We are happy to see this bill has failed, yet it reminds us of the importance of an unfettered constitution that protects God given natural rights of all people and how we must keep it clear of legislative goals.  It is a directive to the legislature and the courts, and must remain free of legislative notions. 

WIN! 1099 Improving the state's climate response through updates to the state's comprehensive planning framework.  This bill was another overreaching all encompassing environmental wish list that would have had little to no effect on the goal of improving climate but would have taken many of our daily and necessary rights and placed them into the realm of mere privileges. 

Hard fought for two sessions, CAPR members stepped up and made it clear to legislators the bill was a no-go!  Hundreds of calls, emails, and testimony had an impact on the bill not passing, though it came very close to passing at the last minute but it did not go forward in the house where the majority speaker claimed it would take too much time and attention from other bills she wanted to see pass. 

That may have been the case, but there were not very many amendments to the bill filed.  The bill may have lost favor when late in the process the bill was sent to a conference committee where house and senate differences were to be reconciled, but rather than reconcile differences majority democrats, Representatives Duerr, Fitzgibbon; Senators Lovelett, Van De Wege inserted language from another bill 1782 dubbed the middle housing bill, which had failed dismally on February 22 without a vote from either house. 

The dirty politics played angered many, especially because they were played the afternoon before the last day of session.   In the end, the bill was not voted on in the house and failed to pass.  That is a good win because the bill would have added a climate change and resiliency element to the featured main goals of the GMA, including reducing green-house gasses with specific targeted goals in certain cities and counties and would require regional transportation planning by participating counties or local governments including per capita vehicle miles traveled goals.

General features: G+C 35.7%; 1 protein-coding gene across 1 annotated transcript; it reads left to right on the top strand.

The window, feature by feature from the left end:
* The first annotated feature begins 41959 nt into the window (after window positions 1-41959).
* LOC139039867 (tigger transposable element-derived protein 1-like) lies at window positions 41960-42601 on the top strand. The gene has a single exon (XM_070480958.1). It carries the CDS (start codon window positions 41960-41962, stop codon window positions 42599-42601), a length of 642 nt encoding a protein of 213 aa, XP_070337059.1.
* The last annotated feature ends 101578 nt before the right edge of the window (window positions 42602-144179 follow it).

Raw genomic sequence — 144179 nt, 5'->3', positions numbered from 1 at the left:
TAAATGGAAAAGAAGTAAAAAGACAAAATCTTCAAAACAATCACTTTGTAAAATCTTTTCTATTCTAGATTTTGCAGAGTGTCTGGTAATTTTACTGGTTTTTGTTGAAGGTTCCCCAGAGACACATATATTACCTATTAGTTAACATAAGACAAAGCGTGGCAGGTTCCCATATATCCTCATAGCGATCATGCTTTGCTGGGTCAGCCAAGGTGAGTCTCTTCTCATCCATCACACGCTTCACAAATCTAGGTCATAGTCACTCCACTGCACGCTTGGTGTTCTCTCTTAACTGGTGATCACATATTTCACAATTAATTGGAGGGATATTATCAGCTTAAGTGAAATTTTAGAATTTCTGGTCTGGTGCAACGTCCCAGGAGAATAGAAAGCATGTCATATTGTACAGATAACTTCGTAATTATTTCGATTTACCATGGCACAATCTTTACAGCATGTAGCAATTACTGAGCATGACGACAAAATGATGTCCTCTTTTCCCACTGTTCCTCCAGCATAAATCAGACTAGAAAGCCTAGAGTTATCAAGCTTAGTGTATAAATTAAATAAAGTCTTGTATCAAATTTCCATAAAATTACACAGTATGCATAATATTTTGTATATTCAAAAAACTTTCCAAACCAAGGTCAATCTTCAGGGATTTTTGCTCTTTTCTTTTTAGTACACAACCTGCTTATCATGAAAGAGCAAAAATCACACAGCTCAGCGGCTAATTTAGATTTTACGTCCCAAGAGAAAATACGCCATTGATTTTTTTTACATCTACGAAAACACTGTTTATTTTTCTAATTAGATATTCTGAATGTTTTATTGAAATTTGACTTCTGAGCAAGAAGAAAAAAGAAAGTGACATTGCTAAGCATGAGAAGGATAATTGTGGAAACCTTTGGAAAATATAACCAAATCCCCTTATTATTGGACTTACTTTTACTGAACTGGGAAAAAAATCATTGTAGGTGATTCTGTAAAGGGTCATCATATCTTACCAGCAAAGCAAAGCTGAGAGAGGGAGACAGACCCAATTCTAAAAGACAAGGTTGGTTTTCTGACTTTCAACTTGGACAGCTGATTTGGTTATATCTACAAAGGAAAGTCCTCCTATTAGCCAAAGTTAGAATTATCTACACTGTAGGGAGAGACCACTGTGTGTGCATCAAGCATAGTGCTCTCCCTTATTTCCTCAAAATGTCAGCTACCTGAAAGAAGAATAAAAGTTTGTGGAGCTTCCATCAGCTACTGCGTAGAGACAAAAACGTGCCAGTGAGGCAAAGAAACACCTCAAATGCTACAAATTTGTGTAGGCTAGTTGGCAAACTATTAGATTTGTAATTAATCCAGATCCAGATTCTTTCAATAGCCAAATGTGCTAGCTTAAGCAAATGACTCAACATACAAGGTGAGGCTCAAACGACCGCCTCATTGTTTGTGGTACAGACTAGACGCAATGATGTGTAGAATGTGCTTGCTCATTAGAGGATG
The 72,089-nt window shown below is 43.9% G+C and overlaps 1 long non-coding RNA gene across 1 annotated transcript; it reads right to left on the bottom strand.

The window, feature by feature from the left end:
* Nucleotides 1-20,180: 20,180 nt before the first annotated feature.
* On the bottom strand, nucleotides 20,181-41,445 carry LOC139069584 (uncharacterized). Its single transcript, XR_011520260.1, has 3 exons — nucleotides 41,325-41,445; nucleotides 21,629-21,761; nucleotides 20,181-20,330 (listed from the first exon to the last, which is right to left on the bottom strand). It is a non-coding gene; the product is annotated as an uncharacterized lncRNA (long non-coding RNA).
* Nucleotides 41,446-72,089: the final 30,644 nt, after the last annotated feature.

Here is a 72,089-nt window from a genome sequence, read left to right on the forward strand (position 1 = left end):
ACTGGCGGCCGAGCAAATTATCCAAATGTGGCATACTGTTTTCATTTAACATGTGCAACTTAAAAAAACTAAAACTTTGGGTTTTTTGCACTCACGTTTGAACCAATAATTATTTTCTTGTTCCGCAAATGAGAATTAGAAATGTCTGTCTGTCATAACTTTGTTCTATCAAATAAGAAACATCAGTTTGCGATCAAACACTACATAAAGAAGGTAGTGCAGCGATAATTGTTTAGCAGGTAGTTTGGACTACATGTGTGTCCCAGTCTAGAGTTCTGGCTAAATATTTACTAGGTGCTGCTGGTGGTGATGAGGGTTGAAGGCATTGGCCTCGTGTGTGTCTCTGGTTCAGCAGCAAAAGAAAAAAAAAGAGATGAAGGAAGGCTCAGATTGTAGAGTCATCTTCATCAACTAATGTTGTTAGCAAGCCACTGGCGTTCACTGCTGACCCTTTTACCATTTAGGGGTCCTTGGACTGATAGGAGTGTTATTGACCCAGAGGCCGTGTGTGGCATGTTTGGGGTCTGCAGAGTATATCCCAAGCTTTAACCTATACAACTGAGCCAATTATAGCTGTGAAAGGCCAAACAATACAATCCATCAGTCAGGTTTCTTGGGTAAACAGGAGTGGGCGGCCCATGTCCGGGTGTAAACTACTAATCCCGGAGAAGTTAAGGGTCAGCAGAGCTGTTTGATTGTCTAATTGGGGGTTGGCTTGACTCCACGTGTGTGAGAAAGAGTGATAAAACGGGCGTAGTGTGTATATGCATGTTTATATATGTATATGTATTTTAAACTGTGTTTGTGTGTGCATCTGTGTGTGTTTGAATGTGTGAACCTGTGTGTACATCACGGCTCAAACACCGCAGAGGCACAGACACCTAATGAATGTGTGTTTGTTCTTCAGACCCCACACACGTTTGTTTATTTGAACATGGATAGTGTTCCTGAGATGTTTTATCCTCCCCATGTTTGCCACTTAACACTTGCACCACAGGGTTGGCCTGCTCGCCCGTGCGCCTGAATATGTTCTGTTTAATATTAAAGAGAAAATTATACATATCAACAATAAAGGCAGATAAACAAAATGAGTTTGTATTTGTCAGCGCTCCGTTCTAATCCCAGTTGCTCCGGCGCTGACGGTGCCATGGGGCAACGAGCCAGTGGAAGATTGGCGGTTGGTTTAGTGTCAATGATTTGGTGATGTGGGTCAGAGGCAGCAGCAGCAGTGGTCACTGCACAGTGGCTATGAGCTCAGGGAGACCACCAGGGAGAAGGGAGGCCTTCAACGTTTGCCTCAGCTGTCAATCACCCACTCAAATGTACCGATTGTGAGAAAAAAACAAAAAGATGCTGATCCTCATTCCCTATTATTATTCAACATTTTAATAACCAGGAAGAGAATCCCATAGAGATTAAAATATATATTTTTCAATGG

It required Ecology to make like changes to the Shoreline Management Act and flood control plans and would have required environmental justice be a facet of all planning.  This bill also included protecting and the now expected over-reach buzz word, “enhancing”, for the targets of environmental, economic, and human health and safety. 

Enhancement is a dubious goal that would require metrics unknown at the writing of the bill but would surely create a regulatory nightmare as it would be created through various agency rule makings.  It is evident that Washington can and should wait for many years to come on a bill like this to pass. 

WIN! 1117 Promoting salmon recovery through revisions to the state's comprehensive planning framework.  Another over-reaching bill sponsored by Representative Lekanoff and fought by CAPR for two sessions based on undefined goals lacking in specificity and the harm to established property rights. 

Salmon recovery would have been added to the Growth Management Act as a 14th goal.  The most objectional part of the bill would have been creating the concept of “net ecological gain” in counties east of the cascade divide, rather than as is presently regulated, a concept of no ecological harm done in a project.  The bill also would have required a schedule for the removal of all identified fish passage barriers in transportation portions of Growth Management Planning. 

The net ecological gain feature of the bill would have included the additional burden of GMA planning to include recover and enhancement of fish, which would be accomplished on the regional basis of Water Resource Inventory Areas.  The land use element of comprehensive plans must include a strategy that achieves net ecological gain of in-water and upland habitats, vegetation, water quantity, water quality, and other natural features which contribute to anadromous fish habitat on a watershed basis.

Planning would include a "Compensatory mitigation ratio", defined as a measurement of the size, temporal duration, or quality of mitigation required by a permitting agency to ensure impacts to regulated aspects of the environment from an activity subject to a permit are fully mitigated over the life of the activity or project subject to the permit.